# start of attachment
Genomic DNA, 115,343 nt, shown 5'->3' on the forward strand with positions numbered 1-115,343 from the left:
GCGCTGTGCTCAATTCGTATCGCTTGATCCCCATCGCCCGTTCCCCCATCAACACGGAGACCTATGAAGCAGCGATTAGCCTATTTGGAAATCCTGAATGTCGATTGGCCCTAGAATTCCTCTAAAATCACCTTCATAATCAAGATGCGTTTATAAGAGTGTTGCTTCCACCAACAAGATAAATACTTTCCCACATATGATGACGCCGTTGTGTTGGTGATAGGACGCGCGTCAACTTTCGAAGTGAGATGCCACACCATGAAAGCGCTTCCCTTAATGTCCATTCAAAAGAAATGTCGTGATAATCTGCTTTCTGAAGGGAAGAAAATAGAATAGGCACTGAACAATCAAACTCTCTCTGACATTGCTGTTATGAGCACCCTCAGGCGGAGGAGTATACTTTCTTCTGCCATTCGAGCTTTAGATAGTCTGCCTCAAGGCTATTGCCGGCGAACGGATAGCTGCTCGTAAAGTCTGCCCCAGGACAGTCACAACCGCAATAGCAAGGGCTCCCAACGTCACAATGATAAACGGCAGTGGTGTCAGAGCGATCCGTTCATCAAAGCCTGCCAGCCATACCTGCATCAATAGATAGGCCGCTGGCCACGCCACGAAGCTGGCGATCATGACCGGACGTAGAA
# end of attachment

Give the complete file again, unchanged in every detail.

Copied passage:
Genomic DNA, 115,343 nt, shown 5'->3' on the forward strand with positions numbered 1-115,343 from the left:
GCGCTGTGCTCAATTCGTATCGCTTGATCCCCATCGCCCGTTCCCCCATCAACACGGAGACCTATGAAGCAGCGATTAGCCTATTTGGAAATCCTGAATGTCGATTGGCCCTAGAATTCCTCTAAAATCACCTTCATAATCAAGATGCGTTTATAAGAGTGTTGCTTCCACCAACAAGATAAATACTTTCCCACATATGATGACGCCGTTGTGTTGGTGATAGGACGCGCGTCAACTTTCGAAGTGAGATGCCACACCATGAAAGCGCTTCCCTTAATGTCCATTCAAAAGAAATGTCGTGATAATCTGCTTTCTGAAGGGAAGAAAATAGAATAGGCACTGAACAATCAAACTCTCTCTGACATTGCTGTTATGAGCACCCTCAGGCGGAGGAGTATACTTTCTTCTGCCATTCGAGCTTTAGATAGTCTGCCTCAAGGCTATTGCCGGCGAACGGATAGCTGCTCGTAAAGTCTGCCCCAGGACAGTCACAACCGCAATAGCAAGGGCTCCCAACGTCACAATGATAAACGGCAGTGGTGTCAGAGCGATCCGTTCATCAAAGCCTGCCAGCCATACCTGCATCAATAGATAGGCCGCTGGCCACGCCACGAAGCTGGCGATCATGACCGGACGTAGAA